Waiting for Elmo etc.

March 17, 2009 at 1:11 pm (James Joyce, poetry, Samuel Beckett, writers)

St. Paddy’s day seems as good a time as ever to dust off the old blog. Apologies all around for my absence. I’d share my excuses with you if they weren’t just examples of my laziness. Which I suppose is another example in itself.

Here’s an amusing take on a famous Irishman’s most famous play:

And slightly more serious:

If you manage to listen to it all, leave your impressions, if you please. For instance, when do you loose track of all the Biblical references?

You know, it really has been quite some time since I posted. Let’s see what else I can come up with by the end of the week.

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3 Comments

  1. truth9 said,

    Woohoo! And you’re back too.

    See, the thing is, I could have sworn I checked your site on Wednesday, Thursday, and Friday of last week without seeing anything.

    Odd.

    In any case, Monsterpiece Theatre is wonderful, as usual, but I must return for Mr. Joyce.

  2. truth9 said,

    Okay, I listened to all of it, but my attention kept drifting in and out.

    First, I find that animation video thing really distracting and slightly creepy.

    Second, having never read Finnegan’s Wake (and, indeed, only having actually read “A Portrait of the Artist as a Young Man” for the first and only time a few weeks ago), I feel inadequate to the task of attempting an analysis of what I was hearing.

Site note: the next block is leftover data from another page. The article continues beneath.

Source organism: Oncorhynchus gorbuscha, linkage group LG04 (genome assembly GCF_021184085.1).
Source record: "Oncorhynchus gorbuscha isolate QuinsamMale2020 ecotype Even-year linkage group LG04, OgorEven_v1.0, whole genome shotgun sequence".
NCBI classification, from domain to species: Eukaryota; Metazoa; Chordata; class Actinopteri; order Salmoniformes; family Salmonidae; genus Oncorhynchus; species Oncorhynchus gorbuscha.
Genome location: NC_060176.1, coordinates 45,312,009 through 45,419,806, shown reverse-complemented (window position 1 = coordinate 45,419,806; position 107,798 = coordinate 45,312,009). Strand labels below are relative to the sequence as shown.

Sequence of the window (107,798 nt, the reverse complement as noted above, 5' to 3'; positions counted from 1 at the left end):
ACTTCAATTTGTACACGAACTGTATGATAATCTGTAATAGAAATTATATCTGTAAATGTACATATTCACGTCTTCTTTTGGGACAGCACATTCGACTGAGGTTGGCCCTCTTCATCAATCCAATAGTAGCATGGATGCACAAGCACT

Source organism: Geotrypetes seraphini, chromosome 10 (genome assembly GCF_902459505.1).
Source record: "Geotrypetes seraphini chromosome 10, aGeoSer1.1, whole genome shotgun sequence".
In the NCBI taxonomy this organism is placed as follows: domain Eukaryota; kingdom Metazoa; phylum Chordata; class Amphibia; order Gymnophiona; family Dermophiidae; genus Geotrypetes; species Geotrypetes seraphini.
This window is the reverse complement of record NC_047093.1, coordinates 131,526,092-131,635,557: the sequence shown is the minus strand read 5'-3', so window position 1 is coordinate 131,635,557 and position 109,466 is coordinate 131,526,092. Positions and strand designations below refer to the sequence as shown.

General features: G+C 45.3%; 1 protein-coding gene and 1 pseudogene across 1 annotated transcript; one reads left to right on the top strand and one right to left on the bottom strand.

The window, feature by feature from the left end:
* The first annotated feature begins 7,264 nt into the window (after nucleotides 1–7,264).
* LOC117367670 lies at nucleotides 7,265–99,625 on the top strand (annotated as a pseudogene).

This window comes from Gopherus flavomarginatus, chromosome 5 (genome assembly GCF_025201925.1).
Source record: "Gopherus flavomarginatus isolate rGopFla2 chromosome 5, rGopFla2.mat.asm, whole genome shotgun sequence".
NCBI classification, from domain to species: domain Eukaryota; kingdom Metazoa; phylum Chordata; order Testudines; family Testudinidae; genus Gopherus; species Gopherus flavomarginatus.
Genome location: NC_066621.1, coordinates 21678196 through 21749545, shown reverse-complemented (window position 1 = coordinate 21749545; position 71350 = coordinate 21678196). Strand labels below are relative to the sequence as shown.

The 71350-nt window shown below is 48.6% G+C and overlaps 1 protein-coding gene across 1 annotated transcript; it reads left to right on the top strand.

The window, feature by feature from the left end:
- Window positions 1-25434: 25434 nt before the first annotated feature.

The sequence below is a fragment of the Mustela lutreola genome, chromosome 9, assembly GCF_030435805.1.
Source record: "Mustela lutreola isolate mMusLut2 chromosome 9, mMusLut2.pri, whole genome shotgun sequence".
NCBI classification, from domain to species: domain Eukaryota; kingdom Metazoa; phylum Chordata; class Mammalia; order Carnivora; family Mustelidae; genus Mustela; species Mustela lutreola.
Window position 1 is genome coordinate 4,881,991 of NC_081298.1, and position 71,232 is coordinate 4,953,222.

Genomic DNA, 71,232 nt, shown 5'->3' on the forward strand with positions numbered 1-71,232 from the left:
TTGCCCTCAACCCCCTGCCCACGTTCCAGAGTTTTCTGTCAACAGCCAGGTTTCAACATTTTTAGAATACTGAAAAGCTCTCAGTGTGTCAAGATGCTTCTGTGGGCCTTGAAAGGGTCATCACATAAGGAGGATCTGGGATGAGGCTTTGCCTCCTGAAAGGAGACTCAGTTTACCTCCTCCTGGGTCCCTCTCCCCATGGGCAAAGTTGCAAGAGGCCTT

Third, I had a lot of trouble simply listening to it between the audio quality, his reading style, and his accent.

    That said: I caught one, maybe two Biblical references. Every time I started to latch on to some element of the reading, I lost it as the text changed to something else (par for the course with the text, I assume).

    The were a few elements I was able to catch, but I would likely need to listen to it while reading the text a few times to be able to begin making any kind of intelligent analysis.

    And even then…

  3. asfarasthoughtcanreach said,

    I wasn’t looking for anything to in-depth, though it’s good to know that you’ve read Portrait.

    From what I can tell, it is difficult to hear anybody read Finnegan’s Wake unless you are listening to yourself read it. Not only that, it’s actually difficult to read a passage the same way twice, let alone reading it at all.

    The passage in question is one of the most popular from the wake and I believe it found its way into one or two editions of Norton Anthology.

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